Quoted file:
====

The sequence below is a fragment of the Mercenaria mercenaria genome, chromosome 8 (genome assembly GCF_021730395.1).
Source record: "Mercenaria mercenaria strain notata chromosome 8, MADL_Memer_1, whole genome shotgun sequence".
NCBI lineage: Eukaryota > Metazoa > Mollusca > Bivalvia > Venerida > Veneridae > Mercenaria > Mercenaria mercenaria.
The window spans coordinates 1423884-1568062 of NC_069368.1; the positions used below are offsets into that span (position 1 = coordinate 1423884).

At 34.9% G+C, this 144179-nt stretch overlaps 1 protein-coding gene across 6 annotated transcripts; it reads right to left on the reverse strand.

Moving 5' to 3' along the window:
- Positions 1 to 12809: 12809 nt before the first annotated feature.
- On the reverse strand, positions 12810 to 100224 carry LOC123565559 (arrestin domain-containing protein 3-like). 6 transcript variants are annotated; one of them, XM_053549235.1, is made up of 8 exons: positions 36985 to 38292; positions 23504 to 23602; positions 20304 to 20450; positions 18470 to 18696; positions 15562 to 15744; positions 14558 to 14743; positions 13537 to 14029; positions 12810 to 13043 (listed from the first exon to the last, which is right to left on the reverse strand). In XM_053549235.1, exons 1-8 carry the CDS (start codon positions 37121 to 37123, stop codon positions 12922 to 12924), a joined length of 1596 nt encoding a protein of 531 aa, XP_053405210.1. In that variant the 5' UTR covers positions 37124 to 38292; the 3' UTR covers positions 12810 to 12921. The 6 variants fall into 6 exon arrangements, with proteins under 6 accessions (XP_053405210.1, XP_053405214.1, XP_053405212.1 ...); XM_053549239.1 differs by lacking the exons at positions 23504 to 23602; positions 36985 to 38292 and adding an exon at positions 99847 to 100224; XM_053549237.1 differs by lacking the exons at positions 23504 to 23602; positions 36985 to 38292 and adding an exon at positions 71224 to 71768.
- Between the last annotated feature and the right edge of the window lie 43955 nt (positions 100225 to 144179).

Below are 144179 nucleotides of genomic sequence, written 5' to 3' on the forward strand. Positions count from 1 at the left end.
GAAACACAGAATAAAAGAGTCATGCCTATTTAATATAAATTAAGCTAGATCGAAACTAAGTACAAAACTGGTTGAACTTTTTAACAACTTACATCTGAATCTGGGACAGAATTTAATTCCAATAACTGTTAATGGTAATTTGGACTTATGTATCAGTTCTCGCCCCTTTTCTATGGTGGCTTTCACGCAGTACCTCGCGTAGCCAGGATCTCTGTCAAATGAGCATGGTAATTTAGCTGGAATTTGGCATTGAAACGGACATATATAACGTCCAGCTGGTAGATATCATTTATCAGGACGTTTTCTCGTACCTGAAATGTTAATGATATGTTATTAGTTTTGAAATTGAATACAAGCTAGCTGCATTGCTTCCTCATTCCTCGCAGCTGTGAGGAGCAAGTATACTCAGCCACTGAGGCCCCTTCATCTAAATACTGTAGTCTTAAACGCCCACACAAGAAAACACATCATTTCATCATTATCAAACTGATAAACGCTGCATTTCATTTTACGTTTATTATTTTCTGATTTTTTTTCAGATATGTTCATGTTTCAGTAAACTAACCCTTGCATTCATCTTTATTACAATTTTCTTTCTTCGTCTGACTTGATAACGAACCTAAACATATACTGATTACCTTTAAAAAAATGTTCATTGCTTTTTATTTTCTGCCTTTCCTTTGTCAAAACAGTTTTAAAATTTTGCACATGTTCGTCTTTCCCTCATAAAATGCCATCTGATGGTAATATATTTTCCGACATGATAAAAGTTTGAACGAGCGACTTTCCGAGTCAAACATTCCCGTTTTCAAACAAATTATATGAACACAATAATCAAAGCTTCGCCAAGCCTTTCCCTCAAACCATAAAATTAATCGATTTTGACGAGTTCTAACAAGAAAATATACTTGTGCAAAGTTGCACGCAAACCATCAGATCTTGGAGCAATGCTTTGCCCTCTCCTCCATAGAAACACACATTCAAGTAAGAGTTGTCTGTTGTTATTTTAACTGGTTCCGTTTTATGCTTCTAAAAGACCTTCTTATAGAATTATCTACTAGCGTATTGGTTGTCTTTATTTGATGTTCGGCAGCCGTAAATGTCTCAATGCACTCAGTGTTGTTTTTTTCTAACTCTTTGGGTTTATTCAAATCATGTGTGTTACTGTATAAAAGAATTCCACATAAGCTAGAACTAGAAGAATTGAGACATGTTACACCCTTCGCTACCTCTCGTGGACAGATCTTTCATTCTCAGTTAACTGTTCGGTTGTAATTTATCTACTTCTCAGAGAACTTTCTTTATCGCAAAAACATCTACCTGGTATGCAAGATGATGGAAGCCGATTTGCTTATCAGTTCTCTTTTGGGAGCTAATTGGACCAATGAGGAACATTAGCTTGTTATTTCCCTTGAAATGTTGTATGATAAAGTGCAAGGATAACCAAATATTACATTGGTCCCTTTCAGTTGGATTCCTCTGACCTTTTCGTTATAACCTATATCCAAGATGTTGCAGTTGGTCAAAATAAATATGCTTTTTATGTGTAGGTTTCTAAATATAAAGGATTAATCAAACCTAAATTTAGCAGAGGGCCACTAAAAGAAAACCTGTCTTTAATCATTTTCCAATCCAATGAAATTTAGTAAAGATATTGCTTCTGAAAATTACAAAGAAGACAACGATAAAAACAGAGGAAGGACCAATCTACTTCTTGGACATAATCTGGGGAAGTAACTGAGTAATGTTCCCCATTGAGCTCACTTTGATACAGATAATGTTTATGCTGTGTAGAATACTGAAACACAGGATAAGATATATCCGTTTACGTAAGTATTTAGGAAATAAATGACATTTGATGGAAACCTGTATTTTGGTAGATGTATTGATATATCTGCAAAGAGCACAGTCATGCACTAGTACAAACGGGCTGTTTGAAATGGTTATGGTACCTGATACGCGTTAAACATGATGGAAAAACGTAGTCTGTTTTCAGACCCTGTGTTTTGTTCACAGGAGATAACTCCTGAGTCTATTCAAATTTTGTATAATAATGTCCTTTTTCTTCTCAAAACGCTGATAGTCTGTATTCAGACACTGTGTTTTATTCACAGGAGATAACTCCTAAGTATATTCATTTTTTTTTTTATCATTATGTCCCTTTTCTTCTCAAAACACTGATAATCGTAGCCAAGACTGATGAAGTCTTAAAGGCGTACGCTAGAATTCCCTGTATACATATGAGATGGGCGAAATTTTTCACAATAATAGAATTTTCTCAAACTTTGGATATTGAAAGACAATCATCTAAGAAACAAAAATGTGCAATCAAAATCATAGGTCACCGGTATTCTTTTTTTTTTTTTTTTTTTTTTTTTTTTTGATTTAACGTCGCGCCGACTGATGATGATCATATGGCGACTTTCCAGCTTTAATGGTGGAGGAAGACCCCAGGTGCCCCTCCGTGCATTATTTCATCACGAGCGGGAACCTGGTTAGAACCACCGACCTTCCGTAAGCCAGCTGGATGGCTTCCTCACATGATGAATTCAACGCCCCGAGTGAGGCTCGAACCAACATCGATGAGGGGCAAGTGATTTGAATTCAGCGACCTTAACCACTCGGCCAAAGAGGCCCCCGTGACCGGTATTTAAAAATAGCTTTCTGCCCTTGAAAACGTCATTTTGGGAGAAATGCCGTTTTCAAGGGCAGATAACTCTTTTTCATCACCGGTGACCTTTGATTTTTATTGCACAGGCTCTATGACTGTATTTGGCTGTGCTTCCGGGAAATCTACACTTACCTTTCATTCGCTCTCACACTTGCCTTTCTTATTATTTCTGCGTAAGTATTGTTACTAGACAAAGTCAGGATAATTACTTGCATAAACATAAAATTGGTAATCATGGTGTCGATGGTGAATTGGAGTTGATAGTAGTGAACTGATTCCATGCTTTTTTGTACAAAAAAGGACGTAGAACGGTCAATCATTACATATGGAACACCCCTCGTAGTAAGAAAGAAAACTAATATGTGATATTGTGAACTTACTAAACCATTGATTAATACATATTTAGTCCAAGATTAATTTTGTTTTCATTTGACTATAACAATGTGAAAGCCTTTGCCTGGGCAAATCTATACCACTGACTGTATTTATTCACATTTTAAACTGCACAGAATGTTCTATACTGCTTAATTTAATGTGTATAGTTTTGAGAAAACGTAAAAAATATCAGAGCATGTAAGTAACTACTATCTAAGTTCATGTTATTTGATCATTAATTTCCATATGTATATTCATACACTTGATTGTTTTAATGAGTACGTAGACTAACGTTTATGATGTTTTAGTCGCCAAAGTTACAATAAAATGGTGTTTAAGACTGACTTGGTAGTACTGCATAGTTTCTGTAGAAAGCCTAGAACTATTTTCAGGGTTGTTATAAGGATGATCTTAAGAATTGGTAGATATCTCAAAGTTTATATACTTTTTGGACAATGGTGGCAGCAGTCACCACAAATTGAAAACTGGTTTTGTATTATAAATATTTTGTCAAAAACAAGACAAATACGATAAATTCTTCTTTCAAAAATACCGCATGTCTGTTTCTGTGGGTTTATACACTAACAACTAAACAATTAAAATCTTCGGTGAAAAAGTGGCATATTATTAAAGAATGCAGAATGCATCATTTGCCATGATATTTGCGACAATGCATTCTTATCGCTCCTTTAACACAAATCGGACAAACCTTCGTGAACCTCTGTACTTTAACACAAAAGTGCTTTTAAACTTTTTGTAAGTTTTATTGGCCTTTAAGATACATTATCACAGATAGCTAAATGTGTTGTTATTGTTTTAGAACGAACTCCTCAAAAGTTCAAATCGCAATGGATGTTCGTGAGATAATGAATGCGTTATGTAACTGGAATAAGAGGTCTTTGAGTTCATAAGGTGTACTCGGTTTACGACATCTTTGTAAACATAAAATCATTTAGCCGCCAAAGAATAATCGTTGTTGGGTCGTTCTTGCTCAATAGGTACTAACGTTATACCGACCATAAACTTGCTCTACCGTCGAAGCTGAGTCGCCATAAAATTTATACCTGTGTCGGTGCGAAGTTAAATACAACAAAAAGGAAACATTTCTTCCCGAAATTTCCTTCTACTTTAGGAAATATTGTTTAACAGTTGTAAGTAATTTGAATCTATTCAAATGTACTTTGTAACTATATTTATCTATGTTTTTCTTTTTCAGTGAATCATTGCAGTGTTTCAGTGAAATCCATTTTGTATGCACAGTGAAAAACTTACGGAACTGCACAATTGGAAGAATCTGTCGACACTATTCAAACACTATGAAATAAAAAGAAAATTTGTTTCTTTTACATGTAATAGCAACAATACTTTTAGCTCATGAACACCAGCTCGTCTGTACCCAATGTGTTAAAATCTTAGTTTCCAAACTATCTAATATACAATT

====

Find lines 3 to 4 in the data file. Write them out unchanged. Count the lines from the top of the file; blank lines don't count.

NCBI lineage: Eukaryota > Metazoa > Mollusca > Bivalvia > Venerida > Veneridae > Mercenaria > Mercenaria mercenaria.
The window spans coordinates 1423884-1568062 of NC_069368.1; the positions used below are offsets into that span (position 1 = coordinate 1423884).